Who knows? In another life, maybe she and I would become friends. She could teach me to wear jewelry with flair; I could invite her to share in the joys of motherhood.

But in this life, I often wish Gina would drop off the face of the Earth -- like I did last week, when I saw a bottle of champagne in Ted's refrigerator and knew, since Ted doesn't drink, that it must be hers. (I reminded myself, of course, that if Gina ever reached behind the frozen waffles in his freezer, she'd find my vodka and feel the same pang of jealousy. The reminder didn't help.) But how can I be jealous of a woman who recently had a lump removed from her breast and is now suffering through chemotherapy and radiation?

It would be unthinkable to begrudge her time with her man, even though he's my man too -- but, of course, I do. I try to put myself in her position, try to imagine her terror, try to see myself as her sister, not her foe -- yet still I begrudge her that time. I want her to be gone. I have even stooped to wonder what might happen should Gina fail to beat the cancer. Would my relationship with Ted get better? Would I have more of what I want? I know the answer, but the answer doesn't matter.

Last night, as Ted and I were on our way out the door to a movie, the phone rang. It was Gina, feeling panicky and depressed. Ted said he couldn't talk right then but promised to call her back later in the evening.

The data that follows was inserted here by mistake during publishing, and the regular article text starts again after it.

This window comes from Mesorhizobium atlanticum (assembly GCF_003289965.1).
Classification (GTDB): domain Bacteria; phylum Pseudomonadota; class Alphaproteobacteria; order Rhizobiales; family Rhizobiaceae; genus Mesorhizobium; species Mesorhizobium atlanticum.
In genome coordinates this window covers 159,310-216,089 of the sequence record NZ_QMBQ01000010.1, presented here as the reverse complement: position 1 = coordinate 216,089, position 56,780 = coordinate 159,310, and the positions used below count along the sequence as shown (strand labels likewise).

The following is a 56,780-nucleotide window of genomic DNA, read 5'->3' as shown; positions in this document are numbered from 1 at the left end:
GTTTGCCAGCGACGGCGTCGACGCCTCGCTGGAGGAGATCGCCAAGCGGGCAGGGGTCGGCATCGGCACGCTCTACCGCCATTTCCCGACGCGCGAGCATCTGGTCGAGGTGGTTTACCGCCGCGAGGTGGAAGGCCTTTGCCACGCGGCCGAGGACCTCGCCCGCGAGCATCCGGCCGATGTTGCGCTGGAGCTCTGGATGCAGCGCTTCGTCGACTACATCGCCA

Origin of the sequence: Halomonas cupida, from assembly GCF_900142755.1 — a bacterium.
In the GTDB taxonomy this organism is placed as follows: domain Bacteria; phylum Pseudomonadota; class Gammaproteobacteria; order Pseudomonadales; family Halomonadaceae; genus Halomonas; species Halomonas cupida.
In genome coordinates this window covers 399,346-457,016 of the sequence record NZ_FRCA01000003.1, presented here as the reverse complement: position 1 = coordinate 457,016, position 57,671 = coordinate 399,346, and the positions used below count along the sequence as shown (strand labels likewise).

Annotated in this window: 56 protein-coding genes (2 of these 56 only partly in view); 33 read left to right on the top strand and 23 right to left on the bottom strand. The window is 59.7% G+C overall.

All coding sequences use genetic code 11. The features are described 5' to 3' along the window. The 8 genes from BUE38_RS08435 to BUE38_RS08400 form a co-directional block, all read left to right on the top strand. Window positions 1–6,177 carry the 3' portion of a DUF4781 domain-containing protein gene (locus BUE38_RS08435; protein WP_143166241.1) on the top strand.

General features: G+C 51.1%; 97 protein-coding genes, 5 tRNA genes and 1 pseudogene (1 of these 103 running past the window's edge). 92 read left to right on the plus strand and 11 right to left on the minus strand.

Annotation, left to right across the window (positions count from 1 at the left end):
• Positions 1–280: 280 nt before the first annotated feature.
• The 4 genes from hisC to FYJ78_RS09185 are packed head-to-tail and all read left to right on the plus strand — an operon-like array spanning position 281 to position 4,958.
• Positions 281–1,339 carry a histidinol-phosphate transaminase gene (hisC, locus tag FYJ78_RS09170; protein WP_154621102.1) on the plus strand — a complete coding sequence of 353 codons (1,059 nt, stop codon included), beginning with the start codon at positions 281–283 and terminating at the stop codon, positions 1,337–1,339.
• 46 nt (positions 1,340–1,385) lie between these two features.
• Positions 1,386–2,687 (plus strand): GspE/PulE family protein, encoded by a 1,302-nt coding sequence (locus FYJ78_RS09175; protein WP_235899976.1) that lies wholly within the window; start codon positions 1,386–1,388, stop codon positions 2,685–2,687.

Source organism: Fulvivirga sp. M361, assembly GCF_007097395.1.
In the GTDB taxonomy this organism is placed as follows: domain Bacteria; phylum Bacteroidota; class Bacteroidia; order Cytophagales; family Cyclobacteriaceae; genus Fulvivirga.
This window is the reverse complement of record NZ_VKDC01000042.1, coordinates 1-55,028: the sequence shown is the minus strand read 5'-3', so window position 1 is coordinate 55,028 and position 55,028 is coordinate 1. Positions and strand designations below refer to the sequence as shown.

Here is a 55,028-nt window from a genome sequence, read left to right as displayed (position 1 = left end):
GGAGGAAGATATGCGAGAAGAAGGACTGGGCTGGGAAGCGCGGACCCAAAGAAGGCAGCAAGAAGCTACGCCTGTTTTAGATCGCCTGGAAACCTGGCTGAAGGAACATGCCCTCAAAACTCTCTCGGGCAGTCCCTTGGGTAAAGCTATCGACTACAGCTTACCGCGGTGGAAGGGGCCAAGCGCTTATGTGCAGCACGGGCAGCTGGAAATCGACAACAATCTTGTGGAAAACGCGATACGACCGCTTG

When we returned, that's what he did. I waited in the kitchen. They spoke for just five minutes, but I think he helped to calm her down. Meanwhile, I poured myself a double shot of vodka straight up, and thought, would I want to be with a man who didn't call her back?

This wild, windy stretch of beach is surrounded by cliffs. Behind me, tall reeds of grass grow in a circle, forming a clearing. When I was a little girl I would have turned that empty space into a secret hideout, or a pretend house. I would have chosen to believe that these grassy walls were shielding me from the wind, keeping me safe.

My son has let go of the kite string, and it falls onto my skirt. He has run to the ocean's edge and is daring the waves to come closer. The undertow is powerful, so I keep careful watch. His presence anchors me to the moment, won't let me drift too far from what's real. And like it or not, Gina is real. The baking pan I saw on Ted's counter last week was probably hers; I suspect she made a cake for his birthday. The casserole dish beside the pan was mine; I made strudel.

I close my eyes and try to visualize the woman I've never met, but with whom I share so much. I stop wondering whether she would outshine me on the dance floor, upstage me at a party, outdo me in the kitchen or the bedroom. Instead I envision Gina standing in the middle of a tall ring of grass, protected from the wind.

I admit that I have often wished she would simply disappear. In moments of jealousy turned to spite, I have even wished her ill. But I have never wished for Gina to endure cancer, its pain and fear; and I know I do not want her to go through it alone.

By Jane Underwood

Jane Underwood is a freelance writer and creative writing teacher in San Francisco, where she runs the Writing Salon.